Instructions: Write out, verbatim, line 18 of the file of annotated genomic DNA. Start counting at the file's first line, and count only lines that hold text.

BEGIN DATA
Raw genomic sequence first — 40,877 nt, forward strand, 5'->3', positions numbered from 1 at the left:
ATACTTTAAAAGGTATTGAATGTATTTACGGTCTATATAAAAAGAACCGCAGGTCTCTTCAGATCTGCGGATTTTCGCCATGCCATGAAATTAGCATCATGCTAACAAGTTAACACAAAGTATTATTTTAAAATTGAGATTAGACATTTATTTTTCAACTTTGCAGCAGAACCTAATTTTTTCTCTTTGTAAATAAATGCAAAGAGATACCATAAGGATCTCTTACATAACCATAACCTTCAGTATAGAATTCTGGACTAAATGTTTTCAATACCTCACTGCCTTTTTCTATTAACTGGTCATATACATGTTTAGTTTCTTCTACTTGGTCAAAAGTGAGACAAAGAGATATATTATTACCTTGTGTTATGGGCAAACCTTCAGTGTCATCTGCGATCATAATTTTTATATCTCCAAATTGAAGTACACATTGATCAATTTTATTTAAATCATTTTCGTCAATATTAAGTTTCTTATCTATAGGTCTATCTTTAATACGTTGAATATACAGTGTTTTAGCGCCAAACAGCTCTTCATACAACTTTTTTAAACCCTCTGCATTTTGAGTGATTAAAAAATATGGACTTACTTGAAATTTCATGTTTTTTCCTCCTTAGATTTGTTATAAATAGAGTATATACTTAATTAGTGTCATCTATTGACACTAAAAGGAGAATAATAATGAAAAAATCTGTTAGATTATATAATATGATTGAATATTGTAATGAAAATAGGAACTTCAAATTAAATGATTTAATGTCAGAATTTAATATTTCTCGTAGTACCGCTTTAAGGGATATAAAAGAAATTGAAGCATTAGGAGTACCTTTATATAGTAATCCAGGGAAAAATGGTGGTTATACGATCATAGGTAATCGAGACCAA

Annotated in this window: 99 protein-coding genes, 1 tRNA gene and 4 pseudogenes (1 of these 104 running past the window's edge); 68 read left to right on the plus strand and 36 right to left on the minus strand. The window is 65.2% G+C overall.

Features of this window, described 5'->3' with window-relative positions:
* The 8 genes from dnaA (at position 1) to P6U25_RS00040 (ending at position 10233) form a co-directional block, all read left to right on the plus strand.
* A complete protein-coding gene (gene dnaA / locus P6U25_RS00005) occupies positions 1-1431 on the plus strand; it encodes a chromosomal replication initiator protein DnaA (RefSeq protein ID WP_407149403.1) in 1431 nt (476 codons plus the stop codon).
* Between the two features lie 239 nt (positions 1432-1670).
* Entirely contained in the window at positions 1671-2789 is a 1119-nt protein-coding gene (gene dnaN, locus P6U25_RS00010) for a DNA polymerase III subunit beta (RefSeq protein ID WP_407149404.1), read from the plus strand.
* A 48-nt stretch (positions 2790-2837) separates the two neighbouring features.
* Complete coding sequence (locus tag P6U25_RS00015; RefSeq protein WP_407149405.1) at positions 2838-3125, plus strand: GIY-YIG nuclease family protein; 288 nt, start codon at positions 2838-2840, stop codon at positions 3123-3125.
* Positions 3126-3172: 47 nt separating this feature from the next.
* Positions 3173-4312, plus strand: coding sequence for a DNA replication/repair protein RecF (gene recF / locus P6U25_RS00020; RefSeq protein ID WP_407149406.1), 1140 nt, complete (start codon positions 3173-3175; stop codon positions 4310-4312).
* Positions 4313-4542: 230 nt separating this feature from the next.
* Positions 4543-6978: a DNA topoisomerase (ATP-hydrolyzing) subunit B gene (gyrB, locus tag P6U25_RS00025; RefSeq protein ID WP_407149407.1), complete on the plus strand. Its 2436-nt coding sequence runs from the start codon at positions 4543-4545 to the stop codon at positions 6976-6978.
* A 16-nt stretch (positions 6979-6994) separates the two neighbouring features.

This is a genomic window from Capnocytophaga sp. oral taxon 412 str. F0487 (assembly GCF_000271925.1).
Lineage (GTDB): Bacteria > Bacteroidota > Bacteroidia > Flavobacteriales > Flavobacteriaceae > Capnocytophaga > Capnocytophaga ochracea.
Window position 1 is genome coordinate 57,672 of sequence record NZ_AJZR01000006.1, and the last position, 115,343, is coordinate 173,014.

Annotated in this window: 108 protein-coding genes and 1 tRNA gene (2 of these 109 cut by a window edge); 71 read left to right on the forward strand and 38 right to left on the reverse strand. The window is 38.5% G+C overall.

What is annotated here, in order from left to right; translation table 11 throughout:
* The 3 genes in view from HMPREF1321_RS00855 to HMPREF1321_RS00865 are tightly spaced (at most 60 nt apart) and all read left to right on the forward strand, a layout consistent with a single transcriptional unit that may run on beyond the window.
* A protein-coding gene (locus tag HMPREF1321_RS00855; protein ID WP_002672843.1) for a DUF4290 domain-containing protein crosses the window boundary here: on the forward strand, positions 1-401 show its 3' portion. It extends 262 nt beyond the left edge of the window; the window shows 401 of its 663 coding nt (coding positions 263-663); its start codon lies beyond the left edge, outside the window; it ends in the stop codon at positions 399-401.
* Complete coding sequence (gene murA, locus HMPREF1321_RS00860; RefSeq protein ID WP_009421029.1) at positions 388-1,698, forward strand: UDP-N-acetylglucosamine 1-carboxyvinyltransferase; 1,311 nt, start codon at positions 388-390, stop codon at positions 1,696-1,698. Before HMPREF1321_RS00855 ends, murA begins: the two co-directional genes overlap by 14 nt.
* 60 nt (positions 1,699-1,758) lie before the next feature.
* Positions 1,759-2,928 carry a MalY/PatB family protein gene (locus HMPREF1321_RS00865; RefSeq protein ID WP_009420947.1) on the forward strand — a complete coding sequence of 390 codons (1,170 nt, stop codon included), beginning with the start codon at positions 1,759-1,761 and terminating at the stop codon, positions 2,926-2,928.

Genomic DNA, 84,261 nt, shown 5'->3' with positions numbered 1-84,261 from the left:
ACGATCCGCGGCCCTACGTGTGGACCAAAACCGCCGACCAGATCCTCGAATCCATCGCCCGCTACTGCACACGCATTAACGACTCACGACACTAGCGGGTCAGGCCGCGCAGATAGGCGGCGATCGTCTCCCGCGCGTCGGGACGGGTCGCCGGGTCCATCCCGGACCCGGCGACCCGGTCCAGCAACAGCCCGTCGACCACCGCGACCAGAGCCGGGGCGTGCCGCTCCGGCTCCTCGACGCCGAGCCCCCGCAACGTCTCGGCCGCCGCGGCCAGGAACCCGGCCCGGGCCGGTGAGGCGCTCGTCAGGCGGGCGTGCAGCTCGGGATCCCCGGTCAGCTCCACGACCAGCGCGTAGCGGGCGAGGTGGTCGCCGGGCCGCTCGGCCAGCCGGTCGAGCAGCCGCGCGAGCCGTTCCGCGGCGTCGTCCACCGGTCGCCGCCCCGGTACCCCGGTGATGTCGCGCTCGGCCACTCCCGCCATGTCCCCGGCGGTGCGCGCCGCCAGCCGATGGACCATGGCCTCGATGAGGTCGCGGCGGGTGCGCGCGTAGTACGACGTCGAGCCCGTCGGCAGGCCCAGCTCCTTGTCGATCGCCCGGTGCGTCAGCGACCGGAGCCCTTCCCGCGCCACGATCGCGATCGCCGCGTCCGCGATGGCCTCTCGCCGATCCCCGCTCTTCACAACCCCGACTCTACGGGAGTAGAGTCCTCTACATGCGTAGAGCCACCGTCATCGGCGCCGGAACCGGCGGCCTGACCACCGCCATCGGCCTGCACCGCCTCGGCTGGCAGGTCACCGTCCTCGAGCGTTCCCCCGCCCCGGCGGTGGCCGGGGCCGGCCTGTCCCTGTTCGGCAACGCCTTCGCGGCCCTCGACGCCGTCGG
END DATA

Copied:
Window position 1 is genome coordinate 57,672 of sequence record NZ_AJZR01000006.1, and the last position, 115,343, is coordinate 173,014.